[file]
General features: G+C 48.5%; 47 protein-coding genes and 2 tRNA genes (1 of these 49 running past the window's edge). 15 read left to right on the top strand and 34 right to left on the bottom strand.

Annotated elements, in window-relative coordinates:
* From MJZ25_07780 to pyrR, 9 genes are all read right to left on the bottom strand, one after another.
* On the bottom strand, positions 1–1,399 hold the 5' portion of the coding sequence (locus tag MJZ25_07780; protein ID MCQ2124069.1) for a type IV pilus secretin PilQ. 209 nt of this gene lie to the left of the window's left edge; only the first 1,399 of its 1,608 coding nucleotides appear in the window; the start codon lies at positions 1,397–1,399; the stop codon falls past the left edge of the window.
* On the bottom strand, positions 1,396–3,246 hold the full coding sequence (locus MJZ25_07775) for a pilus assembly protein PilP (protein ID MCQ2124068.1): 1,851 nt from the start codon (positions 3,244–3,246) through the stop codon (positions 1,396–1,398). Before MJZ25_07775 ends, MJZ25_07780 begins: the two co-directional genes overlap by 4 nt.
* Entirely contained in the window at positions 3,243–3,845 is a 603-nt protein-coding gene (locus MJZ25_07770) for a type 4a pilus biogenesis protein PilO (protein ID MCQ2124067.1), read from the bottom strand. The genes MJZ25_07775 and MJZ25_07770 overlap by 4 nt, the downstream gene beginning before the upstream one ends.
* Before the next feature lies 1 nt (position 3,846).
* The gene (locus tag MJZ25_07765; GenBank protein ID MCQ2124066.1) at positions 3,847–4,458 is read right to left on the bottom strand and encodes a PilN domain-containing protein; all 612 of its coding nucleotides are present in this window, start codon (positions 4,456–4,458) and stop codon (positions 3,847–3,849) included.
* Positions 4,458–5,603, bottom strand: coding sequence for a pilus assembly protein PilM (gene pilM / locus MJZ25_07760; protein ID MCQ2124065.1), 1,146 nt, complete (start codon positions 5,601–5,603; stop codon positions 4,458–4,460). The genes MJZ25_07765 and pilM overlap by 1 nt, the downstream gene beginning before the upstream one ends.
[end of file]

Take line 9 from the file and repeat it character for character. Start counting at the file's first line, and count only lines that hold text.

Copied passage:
* Positions 4,458–5,603, bottom strand: coding sequence for a pilus assembly protein PilM (gene pilM / locus MJZ25_07760; protein ID MCQ2124065.1), 1,146 nt, complete (start codon positions 5,601–5,603; stop codon positions 4,458–4,460). The genes MJZ25_07765 and pilM overlap by 1 nt, the downstream gene beginning before the upstream one ends.